Mom and I were discussing the idea of having all our Christmas gift shopping/creating done by the beginning of Advent, in imitation of a friend’s practice and in order to leave that holy season free of a lot of that “rush”. We do have a lot to plan for this year, it feels, notwithstanding the fact that we draw names for our own family’s gift-giving . . . I would love to hand-make more things this year than I usually do, and I have some ideas, but of course we’ll see how it all pans out! Good intentions and a dash of optimism are all you need to get a job done, right? (Riiight 🙂 )

And as a final note, I have changed my blog signature to Latin! Going off what I had before, I’m confident it’s still fairly decipherable . . . Have a lovely rest of your day!

Latinsig2

Growing Up with the Unique Beauty of Catholic Homeschooling

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While I’ve written here almost exclusively about Catholic life at home, and the beautiful spirituality of the Catholic home, I realized haven’t really touched yet on the topic of homeschooling. I’m the oldest of four children and was homeschooled all my life by my truly wonderful parents. So I can’t deny that most of my passion for writing about Catholic life at home has stemmed from my experience growing up as a homeschooled child.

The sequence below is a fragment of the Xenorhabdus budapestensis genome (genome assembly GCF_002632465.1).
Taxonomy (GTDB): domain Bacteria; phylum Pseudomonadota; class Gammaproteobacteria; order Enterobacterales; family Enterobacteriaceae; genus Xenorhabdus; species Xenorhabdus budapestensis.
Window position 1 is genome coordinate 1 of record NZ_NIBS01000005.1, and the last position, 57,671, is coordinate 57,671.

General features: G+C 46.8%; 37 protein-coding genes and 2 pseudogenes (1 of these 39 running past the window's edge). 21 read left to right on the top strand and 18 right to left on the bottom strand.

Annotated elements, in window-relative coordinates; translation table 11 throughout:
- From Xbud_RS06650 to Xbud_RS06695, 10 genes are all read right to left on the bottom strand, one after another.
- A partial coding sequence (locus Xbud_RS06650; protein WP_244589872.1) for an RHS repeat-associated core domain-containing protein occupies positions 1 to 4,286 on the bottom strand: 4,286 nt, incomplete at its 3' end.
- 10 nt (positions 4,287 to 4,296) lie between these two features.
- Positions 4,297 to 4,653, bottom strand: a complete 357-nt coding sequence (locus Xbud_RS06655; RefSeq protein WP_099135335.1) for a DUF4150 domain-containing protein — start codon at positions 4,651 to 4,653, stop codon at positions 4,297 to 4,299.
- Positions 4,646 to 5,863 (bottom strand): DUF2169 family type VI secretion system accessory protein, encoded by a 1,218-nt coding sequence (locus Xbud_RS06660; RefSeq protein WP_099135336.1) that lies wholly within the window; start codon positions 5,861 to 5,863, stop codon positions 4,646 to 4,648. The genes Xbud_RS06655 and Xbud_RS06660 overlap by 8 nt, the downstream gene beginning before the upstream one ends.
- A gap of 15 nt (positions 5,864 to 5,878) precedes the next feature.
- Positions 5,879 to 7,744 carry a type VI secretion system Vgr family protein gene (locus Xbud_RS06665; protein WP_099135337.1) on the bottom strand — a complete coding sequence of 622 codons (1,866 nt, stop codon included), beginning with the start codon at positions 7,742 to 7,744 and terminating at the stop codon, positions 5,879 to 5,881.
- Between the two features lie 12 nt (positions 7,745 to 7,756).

In an ideal world, I would love for every family to be a homeschooling family in some shape or fashion, simply because of the potential homeschooling has to bond the family, to nurture children and raise them in authentic respect and love for their parents, to enforce a wholesome focus on relationships instead of material things,  and, of course, to create a unique environment where the Faith can be deeply integrated into our everyday lives.

From my own experience, homeschooling is without a doubt a colorful adventure; and when you make it homeschooling of a traditionally Catholic kind, it can explode with astonishing beauty and grace, even if it’s wrapped up in diapers, crying toddlers, and math books (as it almost always is!).

Even under all the chaos of our ordinary life, there can be a rhythm of grace in the Catholic home (Michele Chronister, author and homeschooling mother, aptly calls the home a “domestic monastery”) where, if we manage to catch onto this rhythm as best we can, so many virtues can be taught; faith, hope, diligence, patience, mutual charity, peace, industry, generosity, forbearance . . . you name it!